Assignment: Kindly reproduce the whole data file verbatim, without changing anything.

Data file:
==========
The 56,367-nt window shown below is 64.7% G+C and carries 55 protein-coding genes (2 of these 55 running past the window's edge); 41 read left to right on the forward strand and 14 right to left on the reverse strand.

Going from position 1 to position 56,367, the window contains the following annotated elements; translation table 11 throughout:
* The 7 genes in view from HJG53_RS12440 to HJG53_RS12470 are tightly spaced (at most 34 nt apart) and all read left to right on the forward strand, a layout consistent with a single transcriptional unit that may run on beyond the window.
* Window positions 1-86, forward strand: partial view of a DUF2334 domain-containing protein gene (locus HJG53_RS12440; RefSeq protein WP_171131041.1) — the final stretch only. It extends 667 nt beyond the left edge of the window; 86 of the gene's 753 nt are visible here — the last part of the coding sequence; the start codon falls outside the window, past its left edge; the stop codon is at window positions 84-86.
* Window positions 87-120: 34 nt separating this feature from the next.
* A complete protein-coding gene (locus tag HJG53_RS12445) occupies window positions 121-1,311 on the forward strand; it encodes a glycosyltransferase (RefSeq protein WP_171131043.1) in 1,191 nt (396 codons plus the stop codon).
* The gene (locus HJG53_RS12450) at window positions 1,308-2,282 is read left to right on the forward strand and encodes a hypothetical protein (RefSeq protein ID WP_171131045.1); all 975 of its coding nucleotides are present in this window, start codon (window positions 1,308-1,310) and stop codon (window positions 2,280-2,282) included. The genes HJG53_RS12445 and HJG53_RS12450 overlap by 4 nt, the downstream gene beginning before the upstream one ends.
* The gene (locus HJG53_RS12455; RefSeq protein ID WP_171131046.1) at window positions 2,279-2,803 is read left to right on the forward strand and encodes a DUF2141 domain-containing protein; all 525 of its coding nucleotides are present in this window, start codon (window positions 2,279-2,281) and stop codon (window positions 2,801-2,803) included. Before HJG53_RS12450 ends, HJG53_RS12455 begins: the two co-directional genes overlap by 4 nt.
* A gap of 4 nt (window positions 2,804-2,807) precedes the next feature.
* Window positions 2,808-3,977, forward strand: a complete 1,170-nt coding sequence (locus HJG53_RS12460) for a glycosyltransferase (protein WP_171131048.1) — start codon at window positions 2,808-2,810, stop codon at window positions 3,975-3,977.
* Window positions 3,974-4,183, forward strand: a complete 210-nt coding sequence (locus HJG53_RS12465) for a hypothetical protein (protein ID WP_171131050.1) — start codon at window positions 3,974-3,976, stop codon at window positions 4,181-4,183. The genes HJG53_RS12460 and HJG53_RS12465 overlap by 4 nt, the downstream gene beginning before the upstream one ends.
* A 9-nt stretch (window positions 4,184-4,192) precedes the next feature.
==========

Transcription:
The 56,367-nt window shown below is 64.7% G+C and carries 55 protein-coding genes (2 of these 55 running past the window's edge); 41 read left to right on the forward strand and 14 right to left on the reverse strand.

Going from position 1 to position 56,367, the window contains the following annotated elements; translation table 11 throughout:
* The 7 genes in view from HJG53_RS12440 to HJG53_RS12470 are tightly spaced (at most 34 nt apart) and all read left to right on the forward strand, a layout consistent with a single transcriptional unit that may run on beyond the window.
* Window positions 1-86, forward strand: partial view of a DUF2334 domain-containing protein gene (locus HJG53_RS12440; RefSeq protein WP_171131041.1) — the final stretch only. It extends 667 nt beyond the left edge of the window; 86 of the gene's 753 nt are visible here — the last part of the coding sequence; the start codon falls outside the window, past its left edge; the stop codon is at window positions 84-86.
* Window positions 87-120: 34 nt separating this feature from the next.
* A complete protein-coding gene (locus tag HJG53_RS12445) occupies window positions 121-1,311 on the forward strand; it encodes a glycosyltransferase (RefSeq protein WP_171131043.1) in 1,191 nt (396 codons plus the stop codon).
* The gene (locus HJG53_RS12450) at window positions 1,308-2,282 is read left to right on the forward strand and encodes a hypothetical protein (RefSeq protein ID WP_171131045.1); all 975 of its coding nucleotides are present in this window, start codon (window positions 1,308-1,310) and stop codon (window positions 2,280-2,282) included. The genes HJG53_RS12445 and HJG53_RS12450 overlap by 4 nt, the downstream gene beginning before the upstream one ends.
* The gene (locus HJG53_RS12455; RefSeq protein ID WP_171131046.1) at window positions 2,279-2,803 is read left to right on the forward strand and encodes a DUF2141 domain-containing protein; all 525 of its coding nucleotides are present in this window, start codon (window positions 2,279-2,281) and stop codon (window positions 2,801-2,803) included. Before HJG53_RS12450 ends, HJG53_RS12455 begins: the two co-directional genes overlap by 4 nt.
* A gap of 4 nt (window positions 2,804-2,807) precedes the next feature.
* Window positions 2,808-3,977, forward strand: a complete 1,170-nt coding sequence (locus HJG53_RS12460) for a glycosyltransferase (protein WP_171131048.1) — start codon at window positions 2,808-2,810, stop codon at window positions 3,975-3,977.
* Window positions 3,974-4,183, forward strand: a complete 210-nt coding sequence (locus HJG53_RS12465) for a hypothetical protein (protein ID WP_171131050.1) — start codon at window positions 3,974-3,976, stop codon at window positions 4,181-4,183. The genes HJG53_RS12460 and HJG53_RS12465 overlap by 4 nt, the downstream gene beginning before the upstream one ends.
* A 9-nt stretch (window positions 4,184-4,192) precedes the next feature.